By Steven Mufson
Washington Post Staff Writer
Friday, February 20, 2009
The precipitous fall in the price of oil in recent months, while good for consumers, has contributed to the confusion in the global economy, wreaking havoc with the budgets and economies of oil-exporting nations and putting many expensive energy projects on hold.
In Canada, where President Obama visited yesterday, the drop in oil prices has done more to slow development of controversial oil sands projects than the protests of environmental groups, who note that the energy-intensive process of mining those sands contributes to global warming. Executives in the past have said oil must cost $60 to $90 a barrel to justify the investment.
In Kuwait this month, the government unveiled a $5 billion rescue plan for banks, pledging to guarantee 50 percent of new loans to ease a credit crunch in the oil-rich nation. The country's biggest investment bank, Global Investment House, said last month it had defaulted on most of its debt, while an Islamic rival said in December it needed up to $1 billion in loans.
Russia, which last year was flush with oil and gas revenue, bolstered its deteriorating financial position this week by promising to supply China with 300,000 barrels a day of Siberian oil over the next 20 years in return for $25 billion in loans to Russian state-owned oil and pipeline firms with large debt payments coming due this year.
In Venezuela, Hugo Chávez won a referendum that would allow him to extend his presidency. But Chávez, who became president during widespread discontent in 1998 when oil prices were extremely low, must deal with an oil slump of his own. Oil accounts for 95 percent of exports and about half of fiscal revenue, analysts say.
"The last five years saw the rebirth of the use of oil as a critical instrument of foreign policy by key resource countries, Iran, Russia and Venezuela in particular," said Ed Morse, managing director and chief economist of LCM Research. "With oil and natural gas prices having collapsed, the power of their weapons has been waning rapidly, turning creditor into debtor nations and depriving them of the revenue required to fulfill their international goals."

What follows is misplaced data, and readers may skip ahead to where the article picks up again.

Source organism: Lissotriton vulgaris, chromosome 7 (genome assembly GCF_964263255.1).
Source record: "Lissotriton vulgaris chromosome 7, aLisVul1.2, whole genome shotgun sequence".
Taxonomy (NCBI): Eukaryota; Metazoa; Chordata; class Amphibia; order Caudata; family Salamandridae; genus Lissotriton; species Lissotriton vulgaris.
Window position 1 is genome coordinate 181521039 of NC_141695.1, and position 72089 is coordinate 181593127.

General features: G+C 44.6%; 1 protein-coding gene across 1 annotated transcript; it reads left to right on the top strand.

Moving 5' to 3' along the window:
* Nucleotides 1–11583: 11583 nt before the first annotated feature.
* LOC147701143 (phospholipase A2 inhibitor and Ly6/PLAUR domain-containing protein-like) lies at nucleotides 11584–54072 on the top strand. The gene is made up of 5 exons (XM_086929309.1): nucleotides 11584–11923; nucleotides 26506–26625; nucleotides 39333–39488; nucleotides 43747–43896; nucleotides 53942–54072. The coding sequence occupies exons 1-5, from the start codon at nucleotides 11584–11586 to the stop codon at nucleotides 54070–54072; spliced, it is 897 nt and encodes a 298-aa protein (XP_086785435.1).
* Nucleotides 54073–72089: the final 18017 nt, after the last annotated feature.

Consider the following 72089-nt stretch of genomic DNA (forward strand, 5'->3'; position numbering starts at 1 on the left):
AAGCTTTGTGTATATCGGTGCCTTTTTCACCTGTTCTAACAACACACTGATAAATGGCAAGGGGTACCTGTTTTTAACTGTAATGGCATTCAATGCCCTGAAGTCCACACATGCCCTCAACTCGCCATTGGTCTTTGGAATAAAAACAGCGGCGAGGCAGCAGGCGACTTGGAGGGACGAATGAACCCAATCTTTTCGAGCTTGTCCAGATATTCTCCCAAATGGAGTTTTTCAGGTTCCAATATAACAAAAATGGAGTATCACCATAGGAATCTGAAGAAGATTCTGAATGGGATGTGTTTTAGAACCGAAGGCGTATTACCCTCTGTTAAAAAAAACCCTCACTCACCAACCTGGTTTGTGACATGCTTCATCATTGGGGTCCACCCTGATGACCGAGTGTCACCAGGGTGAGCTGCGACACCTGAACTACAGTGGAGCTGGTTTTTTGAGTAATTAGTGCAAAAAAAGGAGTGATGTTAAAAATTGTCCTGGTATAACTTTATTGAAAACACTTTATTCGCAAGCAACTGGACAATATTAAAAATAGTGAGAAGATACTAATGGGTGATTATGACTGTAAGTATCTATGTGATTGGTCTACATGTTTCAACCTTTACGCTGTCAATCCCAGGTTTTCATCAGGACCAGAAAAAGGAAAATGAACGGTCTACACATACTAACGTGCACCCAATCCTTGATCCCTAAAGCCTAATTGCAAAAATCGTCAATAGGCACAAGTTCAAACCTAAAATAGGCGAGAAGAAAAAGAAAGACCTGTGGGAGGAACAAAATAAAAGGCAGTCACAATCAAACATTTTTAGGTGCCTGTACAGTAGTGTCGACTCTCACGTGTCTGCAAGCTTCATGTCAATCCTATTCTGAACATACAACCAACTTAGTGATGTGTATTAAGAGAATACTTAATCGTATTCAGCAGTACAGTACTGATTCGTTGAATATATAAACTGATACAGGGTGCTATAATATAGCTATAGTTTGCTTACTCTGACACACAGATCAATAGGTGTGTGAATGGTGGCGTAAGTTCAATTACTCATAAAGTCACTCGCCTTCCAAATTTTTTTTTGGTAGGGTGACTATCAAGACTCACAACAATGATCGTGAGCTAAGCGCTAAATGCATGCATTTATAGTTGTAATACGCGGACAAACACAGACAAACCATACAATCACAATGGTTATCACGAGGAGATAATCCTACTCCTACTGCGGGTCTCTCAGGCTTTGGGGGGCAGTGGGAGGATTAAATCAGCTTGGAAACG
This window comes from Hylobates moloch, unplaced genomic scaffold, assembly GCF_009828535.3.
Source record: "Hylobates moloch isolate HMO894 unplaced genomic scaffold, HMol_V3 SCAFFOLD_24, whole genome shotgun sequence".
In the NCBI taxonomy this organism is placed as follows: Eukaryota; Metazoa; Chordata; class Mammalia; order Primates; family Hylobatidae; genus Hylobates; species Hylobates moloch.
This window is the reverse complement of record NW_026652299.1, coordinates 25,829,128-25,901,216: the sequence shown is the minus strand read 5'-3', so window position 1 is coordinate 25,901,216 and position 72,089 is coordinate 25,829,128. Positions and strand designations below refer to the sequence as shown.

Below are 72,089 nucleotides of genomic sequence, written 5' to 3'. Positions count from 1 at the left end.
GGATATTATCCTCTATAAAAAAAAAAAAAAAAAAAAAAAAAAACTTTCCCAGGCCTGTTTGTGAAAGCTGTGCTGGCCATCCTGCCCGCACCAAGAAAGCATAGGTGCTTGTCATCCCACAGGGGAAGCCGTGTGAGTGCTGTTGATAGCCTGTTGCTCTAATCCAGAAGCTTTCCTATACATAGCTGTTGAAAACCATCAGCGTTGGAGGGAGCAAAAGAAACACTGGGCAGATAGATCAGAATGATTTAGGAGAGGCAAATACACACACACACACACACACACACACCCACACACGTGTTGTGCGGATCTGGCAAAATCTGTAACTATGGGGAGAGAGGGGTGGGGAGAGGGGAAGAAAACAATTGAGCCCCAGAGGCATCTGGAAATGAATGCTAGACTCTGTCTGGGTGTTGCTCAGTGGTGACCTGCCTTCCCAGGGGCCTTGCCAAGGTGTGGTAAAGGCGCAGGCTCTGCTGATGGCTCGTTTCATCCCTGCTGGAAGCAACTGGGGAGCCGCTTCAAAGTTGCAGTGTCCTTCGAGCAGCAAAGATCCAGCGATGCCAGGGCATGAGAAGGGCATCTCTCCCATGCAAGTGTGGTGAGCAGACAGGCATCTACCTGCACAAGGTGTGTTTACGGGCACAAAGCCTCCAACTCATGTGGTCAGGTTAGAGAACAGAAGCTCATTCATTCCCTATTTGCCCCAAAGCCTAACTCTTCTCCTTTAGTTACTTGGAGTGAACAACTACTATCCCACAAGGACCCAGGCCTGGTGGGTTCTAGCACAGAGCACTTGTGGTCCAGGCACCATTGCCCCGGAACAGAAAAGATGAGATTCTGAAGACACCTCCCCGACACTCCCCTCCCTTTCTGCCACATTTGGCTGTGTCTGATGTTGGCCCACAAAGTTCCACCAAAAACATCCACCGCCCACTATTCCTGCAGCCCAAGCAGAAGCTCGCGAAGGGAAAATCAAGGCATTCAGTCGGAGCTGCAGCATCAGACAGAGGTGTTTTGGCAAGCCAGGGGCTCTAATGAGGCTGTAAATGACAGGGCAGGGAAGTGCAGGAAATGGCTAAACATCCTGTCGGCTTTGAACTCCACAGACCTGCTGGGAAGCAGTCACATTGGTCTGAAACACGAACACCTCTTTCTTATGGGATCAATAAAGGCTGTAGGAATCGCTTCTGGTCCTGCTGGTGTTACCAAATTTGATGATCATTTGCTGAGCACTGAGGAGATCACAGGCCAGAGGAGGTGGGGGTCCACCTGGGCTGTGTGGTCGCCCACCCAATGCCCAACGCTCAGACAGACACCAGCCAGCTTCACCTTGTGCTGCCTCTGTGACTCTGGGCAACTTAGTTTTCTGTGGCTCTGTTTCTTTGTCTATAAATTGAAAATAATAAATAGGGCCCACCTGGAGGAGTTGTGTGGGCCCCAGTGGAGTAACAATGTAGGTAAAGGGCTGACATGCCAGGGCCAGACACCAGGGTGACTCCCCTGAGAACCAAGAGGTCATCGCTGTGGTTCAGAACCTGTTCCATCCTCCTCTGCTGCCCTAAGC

Just one year ago, the price of oil finished trading at more than $100 a barrel for the first time, fueling speculation about a new era of oil prices. Yesterday, oil finished trading in New York at $39.15 a barrel, and that after surging 13 percent for the day.
The overwhelming cause of the collapse in oil prices has been the faltering world economy, which has fueled the drop in consumption.
Oil use in China, which most forecasters a year ago assumed would be the engine for increasing global demand, has screeched to a halt. Paul Ting, an independent oil analyst, says preliminary estimates suggest that petroleum consumption in China fell more than 6 percent in January compared with the month in 2008. Crude oil imports hit a 14-month low, he said.
In the United States, where passenger vehicles use about one of nine barrels produced worldwide, strapped motorists in December traveled less than they did a year ago, even though gasoline prices are more than $1 a gallon cheaper.
The Federal Highway Administration said it was the 14th consecutive month in which American motorists drove fewer miles. In 2008, U.S. motorists drove 3.6 percent less, or 107.9 billion fewer miles, than in 2007, the FHA said. Total miles driven, which normally rise every year with the population and number of cars on the road, fell slightly below 2004 levels.